A cryptic sensor for HIV-1 activates antiviral innate immunity in dendritic cells (Nature, 2010, 467:214-217)

報告日期: 2011/03/15
報告時間: 17:10/18:00
報告學生: 李原聰
講評老師: 葉才明

Full text: http://basicmed.med.ncku.edu.tw/admin/up_img/000315-3.pdf

A cryptic sensor for HIV-1 activates antiviral innate immunity in dendritic cells
Nicolas Manel , Brandon Hogstad, Yaming Wang , David E. Levy , Derya Unutmaz & Dan R. Littman
Nature. 2010 Sep 9; 467(7312):214-7.

Time: 17:10-18:00
Place: 602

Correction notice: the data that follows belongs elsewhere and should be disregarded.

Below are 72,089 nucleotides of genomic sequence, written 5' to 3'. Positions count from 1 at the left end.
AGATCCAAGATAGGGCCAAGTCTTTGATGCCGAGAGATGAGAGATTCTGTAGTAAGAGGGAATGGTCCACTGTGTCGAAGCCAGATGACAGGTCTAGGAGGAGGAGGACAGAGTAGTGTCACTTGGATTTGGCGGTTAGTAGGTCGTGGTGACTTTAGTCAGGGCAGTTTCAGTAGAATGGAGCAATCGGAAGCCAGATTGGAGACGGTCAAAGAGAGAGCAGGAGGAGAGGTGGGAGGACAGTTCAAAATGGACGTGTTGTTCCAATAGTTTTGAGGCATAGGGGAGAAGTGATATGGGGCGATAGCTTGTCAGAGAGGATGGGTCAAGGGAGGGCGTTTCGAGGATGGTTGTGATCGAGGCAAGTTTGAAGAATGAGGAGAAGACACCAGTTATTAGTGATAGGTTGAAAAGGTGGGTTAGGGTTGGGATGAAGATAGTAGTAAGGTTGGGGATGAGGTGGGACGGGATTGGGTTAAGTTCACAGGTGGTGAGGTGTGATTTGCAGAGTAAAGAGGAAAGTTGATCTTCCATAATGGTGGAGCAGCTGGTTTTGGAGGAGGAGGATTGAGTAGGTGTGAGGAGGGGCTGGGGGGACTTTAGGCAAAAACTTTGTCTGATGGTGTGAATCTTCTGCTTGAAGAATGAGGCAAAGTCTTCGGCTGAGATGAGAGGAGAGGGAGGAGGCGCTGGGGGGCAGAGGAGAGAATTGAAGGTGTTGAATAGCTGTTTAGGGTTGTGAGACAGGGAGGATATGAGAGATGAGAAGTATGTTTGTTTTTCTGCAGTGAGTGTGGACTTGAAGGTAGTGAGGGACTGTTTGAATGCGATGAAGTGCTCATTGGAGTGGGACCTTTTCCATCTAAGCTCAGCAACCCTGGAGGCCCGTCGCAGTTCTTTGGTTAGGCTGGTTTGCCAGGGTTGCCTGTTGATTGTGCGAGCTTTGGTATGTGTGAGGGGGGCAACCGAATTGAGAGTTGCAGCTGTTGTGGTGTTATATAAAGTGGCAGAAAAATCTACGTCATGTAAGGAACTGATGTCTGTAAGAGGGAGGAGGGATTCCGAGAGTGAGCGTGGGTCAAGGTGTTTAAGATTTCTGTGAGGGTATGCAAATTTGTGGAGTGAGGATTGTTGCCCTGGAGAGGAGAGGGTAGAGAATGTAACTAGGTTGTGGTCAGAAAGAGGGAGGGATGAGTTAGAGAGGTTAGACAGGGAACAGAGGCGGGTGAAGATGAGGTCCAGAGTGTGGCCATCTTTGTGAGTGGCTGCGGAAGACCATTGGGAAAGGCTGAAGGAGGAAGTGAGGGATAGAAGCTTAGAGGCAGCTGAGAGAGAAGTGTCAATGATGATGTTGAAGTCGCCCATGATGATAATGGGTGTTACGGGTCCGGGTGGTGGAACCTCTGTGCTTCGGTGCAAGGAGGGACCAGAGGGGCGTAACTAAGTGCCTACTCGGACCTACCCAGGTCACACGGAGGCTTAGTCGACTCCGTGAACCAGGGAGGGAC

Dendritic cells are considered to connect innate immunity and adaptive immune responses to defend our body from pathogen. However, human immunodeficiency virus-1(HIV-1), a well-known notorious retrovirus, can avoid the detection of dendritic cells and target CD4+ T-cells by “not to” replicate in dendritic cells. The authors intended to figure out whether dendritic cells could function normally after infected efficiently by HIV-1, to detect the virus and trigger adaptive immunity. The results show that with the help of SIV-VLP(G), dendritic cells can be transduced effectively by HIV-1. Moreover, dendritic cells were activated after the co-infection. The authors then used genome wide expression profiling to demonstrate which response was induced after infected by SIV-VLP and HIV-1. The results shows that a type I interferon (IFN) response was induced after the co-infection. They also found that newly synthesized GagPol protein is required for dendritic cell activation through type I IFN pathway, newly synthesized Gagpol interacts with CYPA, a peptidylprolyl isomerase required for optimal HIV-1 infectivity, activates phosphorylation of IRF3. After phosphorylated, IRF3 translocate to nucleus and promote the transcription of IFN-β and activates dendritic cells. Finally, the authors checked the contribution of co-stimulation to T-cell activation by co-culture with co-infected dendritic cells. The results show that co-infected dendritic cells can stimulate T-cell proliferation which is dependent on newly synthesized GagPol. To sum up, the authors discovered an “inner eye” of dendritic cells to detect HIV-1 infection and activate adaptive immunity. The mechanism described in this article may provide us a new direction to design the vaccine against HIV-1.

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